A few good articles that I have been saving to write about and have not had the chance. So here they are:
1. Lessons from Julius Caesar about how not to run a company well. This article appeared in the WSJ and it chronicles what leaders can learn from the Roman dictator. A successful conqueror for sure but a narcissist to his dying breath. The author describes what he calls The Caesar Syndrome: “A bold, talented, aggressive leader conquers an organization and then thinks the heavy lifting is over. But a leader’s work isn’t done when he becomes CEO—it has just begun. The goals: to listen, empower, collaborate and compromise, all for the good of the organization and not himself.” Being selected as CEO and building a positive reputation are just the start of the journey. Instead of Caesar’s victory speech to the Senate, “I came, I saw, I conquered,” the message should have been “I’ll listen, I’ll learn, I’ll share.” New CEOs should heed this message.
2. Businesses are perishing quicker than ever. In an article by BCG, companies are reportedly dying younger than the people running them. Building a lasting corporate reputation has to be accomplished in a shorter amount of time than ever. Just a handful of companies live beyond 50 or 60 years. The article points out that 10% of all public companies fail each year, a fourfold increase since 1965. In the U.S.. one in three (32%) companies will exit over the next 5 years compared to 5% 50 years ago. The mortality risk of companies is quite high and BCG found that there are no safe sectors and neither scale or experience make a difference.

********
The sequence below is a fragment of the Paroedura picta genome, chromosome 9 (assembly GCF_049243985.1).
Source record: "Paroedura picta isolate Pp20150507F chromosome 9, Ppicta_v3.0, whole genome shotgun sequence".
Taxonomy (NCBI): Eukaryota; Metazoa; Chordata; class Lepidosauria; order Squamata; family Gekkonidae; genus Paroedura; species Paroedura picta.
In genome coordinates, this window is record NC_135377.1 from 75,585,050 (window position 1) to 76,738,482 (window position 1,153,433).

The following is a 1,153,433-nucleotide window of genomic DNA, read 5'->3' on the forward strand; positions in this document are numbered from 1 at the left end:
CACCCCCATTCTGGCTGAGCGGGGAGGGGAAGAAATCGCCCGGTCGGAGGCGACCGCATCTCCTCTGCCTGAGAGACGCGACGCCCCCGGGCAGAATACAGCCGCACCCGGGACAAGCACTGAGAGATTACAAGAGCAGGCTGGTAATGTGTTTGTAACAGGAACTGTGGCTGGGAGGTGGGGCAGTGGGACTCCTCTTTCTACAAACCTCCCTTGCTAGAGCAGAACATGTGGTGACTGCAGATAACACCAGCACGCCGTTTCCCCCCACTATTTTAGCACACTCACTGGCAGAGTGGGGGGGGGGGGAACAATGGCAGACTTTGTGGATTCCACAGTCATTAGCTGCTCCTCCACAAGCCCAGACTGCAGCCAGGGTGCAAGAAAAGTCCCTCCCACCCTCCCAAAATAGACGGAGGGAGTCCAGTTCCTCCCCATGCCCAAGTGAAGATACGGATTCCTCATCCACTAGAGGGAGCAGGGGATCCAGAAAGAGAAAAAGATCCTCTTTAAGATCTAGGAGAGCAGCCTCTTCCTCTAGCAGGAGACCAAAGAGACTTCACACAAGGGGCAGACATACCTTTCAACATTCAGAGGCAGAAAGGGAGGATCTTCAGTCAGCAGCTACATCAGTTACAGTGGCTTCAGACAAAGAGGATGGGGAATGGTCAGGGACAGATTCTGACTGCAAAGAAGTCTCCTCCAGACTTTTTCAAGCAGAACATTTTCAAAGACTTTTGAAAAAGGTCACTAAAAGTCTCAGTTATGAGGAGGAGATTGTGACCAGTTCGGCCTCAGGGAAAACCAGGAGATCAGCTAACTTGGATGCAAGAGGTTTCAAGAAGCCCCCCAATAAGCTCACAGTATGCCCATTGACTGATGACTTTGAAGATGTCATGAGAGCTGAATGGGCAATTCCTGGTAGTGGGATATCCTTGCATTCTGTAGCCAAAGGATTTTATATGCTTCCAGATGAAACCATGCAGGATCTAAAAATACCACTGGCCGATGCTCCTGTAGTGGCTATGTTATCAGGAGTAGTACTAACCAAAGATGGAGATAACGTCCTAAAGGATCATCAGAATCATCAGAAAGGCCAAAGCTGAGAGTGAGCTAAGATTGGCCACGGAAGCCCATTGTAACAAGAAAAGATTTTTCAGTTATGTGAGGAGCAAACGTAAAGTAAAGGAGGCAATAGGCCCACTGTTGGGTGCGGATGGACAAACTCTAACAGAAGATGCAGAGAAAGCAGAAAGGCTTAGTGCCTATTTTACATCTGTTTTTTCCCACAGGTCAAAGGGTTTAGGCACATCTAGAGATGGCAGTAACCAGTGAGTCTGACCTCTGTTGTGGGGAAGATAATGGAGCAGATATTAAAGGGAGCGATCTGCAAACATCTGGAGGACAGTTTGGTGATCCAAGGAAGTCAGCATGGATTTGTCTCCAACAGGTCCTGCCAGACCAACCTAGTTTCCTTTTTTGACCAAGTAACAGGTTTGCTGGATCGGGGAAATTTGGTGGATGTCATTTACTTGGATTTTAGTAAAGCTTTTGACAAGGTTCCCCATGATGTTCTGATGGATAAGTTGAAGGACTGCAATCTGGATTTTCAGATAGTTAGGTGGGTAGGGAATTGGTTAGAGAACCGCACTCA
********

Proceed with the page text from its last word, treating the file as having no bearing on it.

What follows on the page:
Great advice is provided for companies who want to last and endure: particularly, the importance of detecting early warning signs and not confusing persistence with performance.
3. There is no such thing as CEO neutrality anymore. I’ve written before about CEO activism on this blog but the pendulum is swinging. In today’s NYT, an article by professors’ Aaron Chatterji and Michael Toffel